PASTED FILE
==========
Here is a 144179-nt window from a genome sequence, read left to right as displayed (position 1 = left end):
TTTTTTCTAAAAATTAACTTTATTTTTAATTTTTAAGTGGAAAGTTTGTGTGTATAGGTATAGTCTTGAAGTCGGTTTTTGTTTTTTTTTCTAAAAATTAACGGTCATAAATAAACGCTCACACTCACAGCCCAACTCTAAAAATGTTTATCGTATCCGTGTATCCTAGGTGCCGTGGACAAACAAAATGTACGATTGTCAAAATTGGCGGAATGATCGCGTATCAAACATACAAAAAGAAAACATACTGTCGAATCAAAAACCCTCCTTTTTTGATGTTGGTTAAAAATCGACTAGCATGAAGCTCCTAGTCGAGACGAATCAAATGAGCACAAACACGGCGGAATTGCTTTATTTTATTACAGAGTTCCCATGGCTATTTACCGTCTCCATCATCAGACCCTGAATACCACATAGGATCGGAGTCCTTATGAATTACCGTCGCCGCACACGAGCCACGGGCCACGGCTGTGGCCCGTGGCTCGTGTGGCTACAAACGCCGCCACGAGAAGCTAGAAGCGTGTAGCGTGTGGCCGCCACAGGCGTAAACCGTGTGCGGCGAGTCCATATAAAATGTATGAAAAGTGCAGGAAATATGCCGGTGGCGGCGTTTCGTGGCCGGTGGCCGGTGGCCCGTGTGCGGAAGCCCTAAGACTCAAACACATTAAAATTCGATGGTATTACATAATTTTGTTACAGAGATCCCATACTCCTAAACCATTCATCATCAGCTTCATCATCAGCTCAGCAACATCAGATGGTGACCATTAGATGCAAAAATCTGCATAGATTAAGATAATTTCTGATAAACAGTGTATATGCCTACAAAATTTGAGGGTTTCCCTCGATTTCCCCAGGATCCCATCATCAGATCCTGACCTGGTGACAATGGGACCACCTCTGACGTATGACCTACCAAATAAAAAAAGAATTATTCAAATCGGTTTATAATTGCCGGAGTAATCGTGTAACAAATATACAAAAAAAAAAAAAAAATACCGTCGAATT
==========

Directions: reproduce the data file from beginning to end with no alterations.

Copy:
Here is a 144179-nt window from a genome sequence, read left to right as displayed (position 1 = left end):
TTTTTTCTAAAAATTAACTTTATTTTTAATTTTTAAGTGGAAAGTTTGTGTGTATAGGTATAGTCTTGAAGTCGGTTTTTGTTTTTTTTTCTAAAAATTAACGGTCATAAATAAACGCTCACACTCACAGCCCAACTCTAAAAATGTTTATCGTATCCGTGTATCCTAGGTGCCGTGGACAAACAAAATGTACGATTGTCAAAATTGGCGGAATGATCGCGTATCAAACATACAAAAAGAAAACATACTGTCGAATCAAAAACCCTCCTTTTTTGATGTTGGTTAAAAATCGACTAGCATGAAGCTCCTAGTCGAGACGAATCAAATGAGCACAAACACGGCGGAATTGCTTTATTTTATTACAGAGTTCCCATGGCTATTTACCGTCTCCATCATCAGACCCTGAATACCACATAGGATCGGAGTCCTTATGAATTACCGTCGCCGCACACGAGCCACGGGCCACGGCTGTGGCCCGTGGCTCGTGTGGCTACAAACGCCGCCACGAGAAGCTAGAAGCGTGTAGCGTGTGGCCGCCACAGGCGTAAACCGTGTGCGGCGAGTCCATATAAAATGTATGAAAAGTGCAGGAAATATGCCGGTGGCGGCGTTTCGTGGCCGGTGGCCGGTGGCCCGTGTGCGGAAGCCCTAAGACTCAAACACATTAAAATTCGATGGTATTACATAATTTTGTTACAGAGATCCCATACTCCTAAACCATTCATCATCAGCTTCATCATCAGCTCAGCAACATCAGATGGTGACCATTAGATGCAAAAATCTGCATAGATTAAGATAATTTCTGATAAACAGTGTATATGCCTACAAAATTTGAGGGTTTCCCTCGATTTCCCCAGGATCCCATCATCAGATCCTGACCTGGTGACAATGGGACCACCTCTGACGTATGACCTACCAAATAAAAAAAGAATTATTCAAATCGGTTTATAATTGCCGGAGTAATCGTGTAACAAATATACAAAAAAAAAAAAAAAATACCGTCGAATT